Ohio Issues an Order to Delay Elective Surgeries to Preserve Personal Protective Equipment


The Ohio Health Department announced an order Tuesday that told hospitals in the state to postpone non-life threatening surgeries and procedures in order to safeguard personal protective equipment (PPE) for health care workers.

PPE is used by health care workers to minimize exposure to things that can cause injury or illness.

“By postponing elective hospital procedures that are safe to delay, we can protect patients and providers,” Gov. DeWine said in a prepared statement, according to WHIO. “This will also help us preserve critically short supplies of PPE and preserve inpatient beds and other equipment for critically ill patients.”

The Ohio Hospital Association says the Buckeye State will need PPE that is equal to what is available nationally, according to Fox 19.

“It is important to recognize the conservation of PPE is paramount. If we don’t do conservation steps now, we will not have health care workers who are protected to care for the most sick,” Chief of the Bureau of Health Preparedness Tamara McBride said at Tuesday’s press conference on the coronavirus.

Chief Clinical Officer Senior Associate Vice President, Health Sciences Andy Thomas said he and other surgical leaders from hospitals in Ohio came together to determine what surgeries and procedures would be safe to delay.

The surgeries and procedures will continue if it meets the following criteria, according to WHIO:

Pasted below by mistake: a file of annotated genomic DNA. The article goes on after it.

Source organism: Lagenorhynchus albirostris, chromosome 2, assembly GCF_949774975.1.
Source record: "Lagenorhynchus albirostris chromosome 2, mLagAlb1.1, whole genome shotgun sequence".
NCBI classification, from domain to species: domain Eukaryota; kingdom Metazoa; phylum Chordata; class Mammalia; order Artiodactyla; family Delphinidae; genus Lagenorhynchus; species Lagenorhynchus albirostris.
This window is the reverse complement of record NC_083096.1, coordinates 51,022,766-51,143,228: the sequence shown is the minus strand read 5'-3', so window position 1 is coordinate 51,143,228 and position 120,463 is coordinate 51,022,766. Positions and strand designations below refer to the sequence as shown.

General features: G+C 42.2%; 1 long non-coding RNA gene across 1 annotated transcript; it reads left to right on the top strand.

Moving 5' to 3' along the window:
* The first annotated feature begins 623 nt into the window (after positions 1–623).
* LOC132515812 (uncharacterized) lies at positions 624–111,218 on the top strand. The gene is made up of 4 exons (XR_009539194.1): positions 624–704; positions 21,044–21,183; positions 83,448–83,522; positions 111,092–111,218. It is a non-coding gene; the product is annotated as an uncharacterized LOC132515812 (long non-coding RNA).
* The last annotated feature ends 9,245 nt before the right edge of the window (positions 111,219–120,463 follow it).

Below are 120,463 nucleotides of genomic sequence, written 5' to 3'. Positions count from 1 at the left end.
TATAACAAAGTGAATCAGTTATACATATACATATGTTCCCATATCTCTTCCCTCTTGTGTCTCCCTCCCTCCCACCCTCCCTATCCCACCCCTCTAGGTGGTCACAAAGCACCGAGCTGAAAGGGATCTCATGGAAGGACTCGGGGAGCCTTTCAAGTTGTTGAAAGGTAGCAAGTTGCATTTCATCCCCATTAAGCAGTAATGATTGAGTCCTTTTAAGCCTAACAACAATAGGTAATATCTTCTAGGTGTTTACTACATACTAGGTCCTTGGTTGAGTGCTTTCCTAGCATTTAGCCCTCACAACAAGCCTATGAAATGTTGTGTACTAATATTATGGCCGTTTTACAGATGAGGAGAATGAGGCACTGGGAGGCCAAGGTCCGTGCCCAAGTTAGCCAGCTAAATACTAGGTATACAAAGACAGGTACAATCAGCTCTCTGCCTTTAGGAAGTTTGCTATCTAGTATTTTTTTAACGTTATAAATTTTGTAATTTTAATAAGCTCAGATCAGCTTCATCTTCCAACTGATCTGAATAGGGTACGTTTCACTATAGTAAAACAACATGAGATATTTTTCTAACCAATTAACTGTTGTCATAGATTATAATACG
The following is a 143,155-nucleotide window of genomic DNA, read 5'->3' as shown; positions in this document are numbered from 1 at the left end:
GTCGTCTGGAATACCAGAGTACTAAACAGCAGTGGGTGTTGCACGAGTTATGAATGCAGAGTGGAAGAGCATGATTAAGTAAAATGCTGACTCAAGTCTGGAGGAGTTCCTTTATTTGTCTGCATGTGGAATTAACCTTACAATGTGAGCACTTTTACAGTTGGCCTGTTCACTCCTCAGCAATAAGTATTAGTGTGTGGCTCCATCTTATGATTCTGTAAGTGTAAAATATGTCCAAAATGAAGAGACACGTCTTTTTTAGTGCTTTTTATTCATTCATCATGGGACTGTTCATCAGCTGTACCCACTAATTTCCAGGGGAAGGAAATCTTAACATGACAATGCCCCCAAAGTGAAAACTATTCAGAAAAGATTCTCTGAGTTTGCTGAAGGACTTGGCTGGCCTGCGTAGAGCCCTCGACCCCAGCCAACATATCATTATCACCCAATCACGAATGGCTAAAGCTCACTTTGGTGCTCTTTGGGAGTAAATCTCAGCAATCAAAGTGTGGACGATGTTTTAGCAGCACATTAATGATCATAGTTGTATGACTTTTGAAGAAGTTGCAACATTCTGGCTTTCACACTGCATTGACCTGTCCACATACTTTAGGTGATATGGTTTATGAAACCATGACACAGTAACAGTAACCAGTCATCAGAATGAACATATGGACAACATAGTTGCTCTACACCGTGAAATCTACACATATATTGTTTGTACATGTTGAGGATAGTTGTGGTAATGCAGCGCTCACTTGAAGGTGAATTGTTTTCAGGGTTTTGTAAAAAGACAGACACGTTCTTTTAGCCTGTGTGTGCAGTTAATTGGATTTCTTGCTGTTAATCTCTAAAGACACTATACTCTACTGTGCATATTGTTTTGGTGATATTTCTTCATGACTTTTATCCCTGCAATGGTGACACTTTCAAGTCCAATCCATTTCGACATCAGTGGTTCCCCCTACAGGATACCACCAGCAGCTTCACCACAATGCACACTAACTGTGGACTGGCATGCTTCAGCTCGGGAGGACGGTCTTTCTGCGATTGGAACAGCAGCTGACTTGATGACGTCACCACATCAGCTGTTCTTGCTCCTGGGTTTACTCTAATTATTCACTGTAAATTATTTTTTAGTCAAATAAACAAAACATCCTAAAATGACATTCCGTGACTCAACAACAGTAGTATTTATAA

• There is a threat to the patient’s life if surgery or procedure is not performed;
• There is a threat of permanent dysfunction of an extremity or organ system;
• There is a risk of metastasis or progression of staging;
• There is a risk of rapidly worsening to severe symptoms

Thomas said these steps will help with social distancing at hospitals, preserve PPE for health care workers and keep more beds available.

To comply with this order, President and CEO of Ohio Hospital Association Mike Abrams said hospitals are postponing non-life threatening procedures, so resources can be allocated.

Furthermore, he noted that Ohio’s hospitals are at 75 percent capacity currently, which is normal for this time of year. Hospitals can “safely surge” take on extra 25 percent if needed, according to Thomas.

To help with getting more PPE to healthcare workers, McBride asked industries to donate to their local Ohio Emergency Medical Agency.

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Zachery Schmidt is the digital editor of Star News Digital Media. If you have any tips, email Zachery at [email protected]
Photo “PPE” by UK Department for International Development. CC BY 2.0.





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